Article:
[Komagome]  Kyu Furukawa Tei


 One day in June, I learned that the roses were in full bloom, so I went to Komagome to visit the old Furukawa Garden.
 The former Furukawa Garden is about a 10-minute walk from JR Komagome Station. On a sunny day during the rainy season, the sun is as strong as summer. On the way from the station to the garden with a parasol, a pretty forehead hydrangea was shining on the sidewalk facing the asphalt road.

国指定名勝「都立 旧古河庭園」


 At the gate of the former Furukawa Residence
It says “Nationally Designated Place of Scenic Beauty Tokyo Metropolitan Former Furukawa Garden”. By the way, Komagome also has Rokugi-en, which is also a designated place of scenic beauty, and it is crowded with people, especially during the autumn foliage season.

 When I entered through the gate, I saw a stone Western-style building standing there. From there, go down the stairs to the rose garden, and further down to the Japan garden.

旧古河庭園 レンガ造りの洋館
Western-style stone building (Otani Art Museum)
旧古河庭園 薔薇園
Rose Garden (Western-style garden)

 Although it was not possible to enter the Western-style building on that day due to time constraints, the Western-style building and Western-style garden were designed by British architect Josiah Condor, who worked on the Rokumeikan and Nikolai-do from the Meiji period to the Taisho period, and is said to have had a great influence on the architectural world of the Japan.
 There is a coffee room and billiard room on the first floor, and a traditional Japanese-style room on the second floor, and the Otani Museum of Art website states that “the harmony of Japanese and Western styles is achieved with skillful composition Without a mix of Japanese and Western style (Otani Museum of Art HP)”, which is very interesting. I will take a look inside the Western-style building at a later date.


 Well, the roses I was looking forward to, but unfortunately the heat caused the pain too quickly, the petals lost moisture, and there were few flowers in good condition.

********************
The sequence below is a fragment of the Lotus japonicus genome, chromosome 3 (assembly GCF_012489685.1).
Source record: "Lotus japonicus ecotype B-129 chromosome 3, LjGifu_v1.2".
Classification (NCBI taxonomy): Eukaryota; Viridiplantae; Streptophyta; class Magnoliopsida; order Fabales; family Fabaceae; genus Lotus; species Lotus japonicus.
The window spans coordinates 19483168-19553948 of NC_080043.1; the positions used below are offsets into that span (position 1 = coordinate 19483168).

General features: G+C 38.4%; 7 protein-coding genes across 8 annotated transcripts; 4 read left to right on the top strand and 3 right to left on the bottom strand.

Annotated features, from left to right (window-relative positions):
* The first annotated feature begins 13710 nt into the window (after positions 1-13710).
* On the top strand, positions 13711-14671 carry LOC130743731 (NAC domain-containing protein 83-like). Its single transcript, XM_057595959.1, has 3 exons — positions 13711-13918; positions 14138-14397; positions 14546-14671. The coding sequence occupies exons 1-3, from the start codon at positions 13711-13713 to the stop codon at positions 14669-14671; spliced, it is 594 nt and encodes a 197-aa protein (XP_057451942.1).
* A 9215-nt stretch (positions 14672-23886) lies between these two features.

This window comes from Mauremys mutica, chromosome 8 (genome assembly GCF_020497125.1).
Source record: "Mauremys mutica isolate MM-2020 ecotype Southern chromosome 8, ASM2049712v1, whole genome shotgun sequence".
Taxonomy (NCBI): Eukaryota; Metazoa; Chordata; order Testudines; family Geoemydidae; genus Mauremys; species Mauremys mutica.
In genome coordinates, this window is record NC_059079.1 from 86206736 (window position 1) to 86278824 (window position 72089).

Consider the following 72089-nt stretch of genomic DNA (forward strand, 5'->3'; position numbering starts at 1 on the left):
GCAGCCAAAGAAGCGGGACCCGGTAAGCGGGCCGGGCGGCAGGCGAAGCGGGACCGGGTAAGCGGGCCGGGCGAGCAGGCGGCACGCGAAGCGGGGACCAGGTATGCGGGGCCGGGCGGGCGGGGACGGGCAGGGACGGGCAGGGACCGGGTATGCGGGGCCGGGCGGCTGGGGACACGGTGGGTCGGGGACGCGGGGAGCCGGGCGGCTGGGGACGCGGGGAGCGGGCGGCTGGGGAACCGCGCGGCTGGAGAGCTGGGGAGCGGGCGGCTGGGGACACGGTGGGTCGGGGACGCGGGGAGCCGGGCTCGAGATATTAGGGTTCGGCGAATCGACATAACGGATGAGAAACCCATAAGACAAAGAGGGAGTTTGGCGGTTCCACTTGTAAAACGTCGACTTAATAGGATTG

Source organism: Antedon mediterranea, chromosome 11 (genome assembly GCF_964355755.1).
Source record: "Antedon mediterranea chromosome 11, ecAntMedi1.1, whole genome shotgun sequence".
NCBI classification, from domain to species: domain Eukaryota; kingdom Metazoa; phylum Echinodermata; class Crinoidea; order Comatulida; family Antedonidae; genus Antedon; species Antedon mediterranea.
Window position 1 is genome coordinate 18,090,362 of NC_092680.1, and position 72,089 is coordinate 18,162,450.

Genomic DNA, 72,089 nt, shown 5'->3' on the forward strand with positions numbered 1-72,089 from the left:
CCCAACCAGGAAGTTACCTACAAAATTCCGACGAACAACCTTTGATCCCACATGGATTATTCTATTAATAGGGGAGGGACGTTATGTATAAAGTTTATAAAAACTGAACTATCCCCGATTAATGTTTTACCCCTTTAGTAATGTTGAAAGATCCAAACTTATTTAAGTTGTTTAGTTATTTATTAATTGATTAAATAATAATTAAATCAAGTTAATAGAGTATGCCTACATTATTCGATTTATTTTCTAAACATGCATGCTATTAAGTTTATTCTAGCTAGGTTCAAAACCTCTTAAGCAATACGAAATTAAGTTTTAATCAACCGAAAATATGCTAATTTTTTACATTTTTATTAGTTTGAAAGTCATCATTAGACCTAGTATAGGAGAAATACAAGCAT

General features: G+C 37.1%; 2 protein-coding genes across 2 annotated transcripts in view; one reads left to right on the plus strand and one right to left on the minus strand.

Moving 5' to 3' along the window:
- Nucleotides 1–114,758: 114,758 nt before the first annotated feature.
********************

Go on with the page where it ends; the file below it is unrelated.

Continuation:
What I took was the one where the flowers were in good condition.

Double Delight
1977 USA: Swim & Ellis
As the flowers open, they turn red from green. “Double pleasure” of beauty and fruity aroma. (*)

1986 Japan: Keisei Rose Horticulture
The name comes from the fact that the red at the tip of the white petals as it blooms is reminiscent of the “Tancho” of a crane .(*)


1988 Japan: Keisei Rose Horticulture
Light apricot color with an orange tint. It is a flower with the image of the romance of Manyo. (*)


 Further down the slope from the rose garden, there is a Japan garden.

Heart-shaped pond in the center of the Japan garden


 The garden was designed by the seventh generation Ogawa Jihyō, and later Ueji, who is said to be a charismatic gardener of the Meiji and Taisho periods.
 I have no knowledge of gardens Japan, but when I learn that Kamiharu built Maruyama Park in Kyoto and the Saionji Kobo Residence where he served as prime minister, I understand how amazing it is.

It began with the first Ogawa Jihyō, who turned from a samurai and aspired to become a gardener, and continues to this day.
Referrance:Ueji (Katsuaki Ogawa: 12th Jihei Ogawa) Oniwa Ueji Co., Ltd.|Higashiyama-ku, Kyoto (ueji.jp)

 The former Furukawa Garden, together with the Western-style building, Western-style garden, and Japan garden, was very large, and only the rose garden was able to be fully admired on that day. If you are going to visit, we recommend that you do your homework in guidebooks and other means to see the sights.

 When I think of places of scenic beauty, I think of Kenrokuen Garden in Ishikawa and many gardens in Kyoto, but I learned that there are more than 10 gardens in Tokyo that have been designated as places of scenic beauty. “The garden next door is blue” and people tend to yearn for the garden in the distance, but the garden in Tokyo is also quite quaint and worth a walk.
 Also, in autumn, when the roses and autumn leaves are beautiful, I would like to prepare plenty of time to visit. Don’t forget to visit the Western-style building.

Referrance:Kyu Furukawa Tei | Otani Museum of Art (otanimuseum.or.jp)
(*)The explanation of the rose is taken from the description in the former Furukawa Garden.